Kenya has suspended logging in all forests for the next three months as water levels in major rivers continue to drop at alarming levels. Many African countries have enacted log export ban policies to protect forests or to bolster their domestic timber industry. Below are some of the countries in the forefront of banning timber exports, product scope of the ban and current state of the ban, according to Food and Agriculture Organisation of the United Nations (FAO).
1. Côte d’Ivoire
Forests cover about 30 per cent of the land area of Côte d’Ivoire. During the 1960s and 1970s, the forest sector was of major economic importance to the country.
However, the country’s forest resources have been heavily impacted by logging over the last 50 years, and only two per cent of the country is now covered by primary forest. There has been widespread illegal logging in the country, and the illegal timber trade provided a source of finance for armed groups during the civil war.
Eighty five per cent of the country’s land area is covered by forests, a figure that has stayed constant over the past 20 years. However, the area of primary forest has been decreasing, and this is currently estimated to represent just over half of the total forest area.
Gabon’s forests are entirely State-owned, and about half of the country’s forests are allocated for production. Before the log export ban, Gabon was Africa’s main timber supplier to China. Since it decided to ban round wood exports to promote more domestic processing this has directly affected its exports to Asia.
Forests cover approximately one fifth of Ghana’s total land area. The forest sector makes an important, but declining, contribution to the country’s economy.
Ghana has experienced a high rate of deforestation (more than two per cent) for the past two decades, and wood-balance estimates indicate that timber consumption considerably exceeds sustainable harvesting levels. The country is currently implementing a national timber tracking system for the control, verification and licensing of legal timber.
About 20 per cent of the country’s land is forested, just under a quarter of which is primary forest. The country has experienced a high rate of deforestation over the past few decades. Between 1990 and 2015 the average annual rate of deforestation was 0.4 per cent.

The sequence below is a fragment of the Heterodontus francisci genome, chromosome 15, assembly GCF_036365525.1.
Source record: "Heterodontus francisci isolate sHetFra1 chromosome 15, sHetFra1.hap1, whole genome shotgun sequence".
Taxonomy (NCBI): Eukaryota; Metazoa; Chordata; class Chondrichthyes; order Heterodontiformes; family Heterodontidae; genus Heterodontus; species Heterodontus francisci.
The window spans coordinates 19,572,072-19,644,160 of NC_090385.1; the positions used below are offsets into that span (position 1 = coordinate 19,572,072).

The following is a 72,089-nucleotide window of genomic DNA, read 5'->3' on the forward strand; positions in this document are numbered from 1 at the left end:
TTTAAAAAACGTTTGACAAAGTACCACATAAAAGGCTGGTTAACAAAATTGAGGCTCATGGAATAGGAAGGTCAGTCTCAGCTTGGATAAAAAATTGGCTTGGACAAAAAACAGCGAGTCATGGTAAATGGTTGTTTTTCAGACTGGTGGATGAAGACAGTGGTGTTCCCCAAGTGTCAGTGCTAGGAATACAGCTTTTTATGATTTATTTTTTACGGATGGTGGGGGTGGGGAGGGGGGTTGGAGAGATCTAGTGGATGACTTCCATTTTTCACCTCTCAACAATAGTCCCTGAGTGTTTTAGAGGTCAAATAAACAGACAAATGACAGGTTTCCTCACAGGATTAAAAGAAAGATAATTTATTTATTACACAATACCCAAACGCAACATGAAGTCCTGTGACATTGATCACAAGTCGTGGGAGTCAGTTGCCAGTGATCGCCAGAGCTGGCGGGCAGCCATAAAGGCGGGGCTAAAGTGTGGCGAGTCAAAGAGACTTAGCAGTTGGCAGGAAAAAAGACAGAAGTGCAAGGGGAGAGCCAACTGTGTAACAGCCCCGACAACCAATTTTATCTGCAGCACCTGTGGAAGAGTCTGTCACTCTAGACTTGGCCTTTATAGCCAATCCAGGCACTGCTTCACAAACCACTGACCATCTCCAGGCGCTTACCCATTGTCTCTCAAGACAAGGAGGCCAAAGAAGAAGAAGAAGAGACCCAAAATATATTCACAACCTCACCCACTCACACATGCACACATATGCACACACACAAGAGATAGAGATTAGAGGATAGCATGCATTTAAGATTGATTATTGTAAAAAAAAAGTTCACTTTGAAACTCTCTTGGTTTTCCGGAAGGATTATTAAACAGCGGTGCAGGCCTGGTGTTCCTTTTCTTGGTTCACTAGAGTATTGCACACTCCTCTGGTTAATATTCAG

Nearly 40 per cent of Madagascar’s remaining forests are designated protected areas. While there is a decree in place to ban all harvest and export of precious woods, illegal shipments continue.
The country has one of Africa’s highest rates of deforestation alongside Zambia. About 50 per cent of its land area is forested. None of the country’s primary forests remain. The annual rate of deforestation for the period 2010 to 15 was 0.5 per cent.
There is widespread illegal logging in the country. In 2013, it was estimated that nearly half of the country’s timber exports to China were illegal. The cross-border smuggling of illegal timber between Mozambique and Tanzania is also a problem.
In 2012, the two countries signed a memorandum of understanding aimed at improving management of forest and wildlife resources, including through improved co-operation on law enforcement to reduce the trade in illegal timber.
Less than 10 per cent of the country’s land is covered by forests, and only 20,000 hectares of the primary forests remain. There have been high rates of deforestation in the country; the annual rate was 5 per cent between 2010 and 2015.
Although the Federal Ministry of Environment has acknowledged that the country risks massive deforestation if it does not control the way and manner woods are cut and exported to other countries, the country has been engaged in on and off bans on such timber exports.
More than 40 per cent of Cameroon is covered by dense rainforest, constituting a significant part of the Congo Basin forest ecosystem. The annual rate of deforestation was just over one per cent for the period 2010 to15.
Illegal logging has long been recognised as a significant problem in the country. The government has taken a number of steps to curb illegality in the sector.
The country in 2016 announced a ban on importing timber after years of accusations from neighbouring Senegal that it profits from illegal logging across their border.
Gambian loggers have long benefited from lax oversight of Senegal’s southern Casamance forest to take prized rosewood timber over the border before exporting the logs to China. The ban on the importation of logs into the country is being enforced following a presidential decree on the topic.
The country banned the export of logs from all tree species and now only gives export permits for processed or sawn wood, saying it wants to boost the country’s timber manufacturing sector. Before the timber ban, harvesters needed a licence to cut trees, which specified the location, tree species and estimated fees to be paid to the authorities.
Between 250,000 and 300,000 hectares of forest are cut each year, according to Zambia’s Forestry Department. Between 2001 and 2014, Zambia lost more than one million hectares – an area roughly the size of Lebanon.
Eight per cent of Kenya’s land area is forested. .Forest cover has been increasing since 2000; at an annual rate of 1.9 per cent for the decade 2000 to 10, and 0.9 per cent for the following five years.
Illegal logging is widespread in the country, both for timber and fuelwood. In 2015, Kenya along with Tanzania, Uganda, Mozambique and Madagascar made a joint declaration stating their commitment to increase co-operation in order to tackle the illegal timber trade in the region.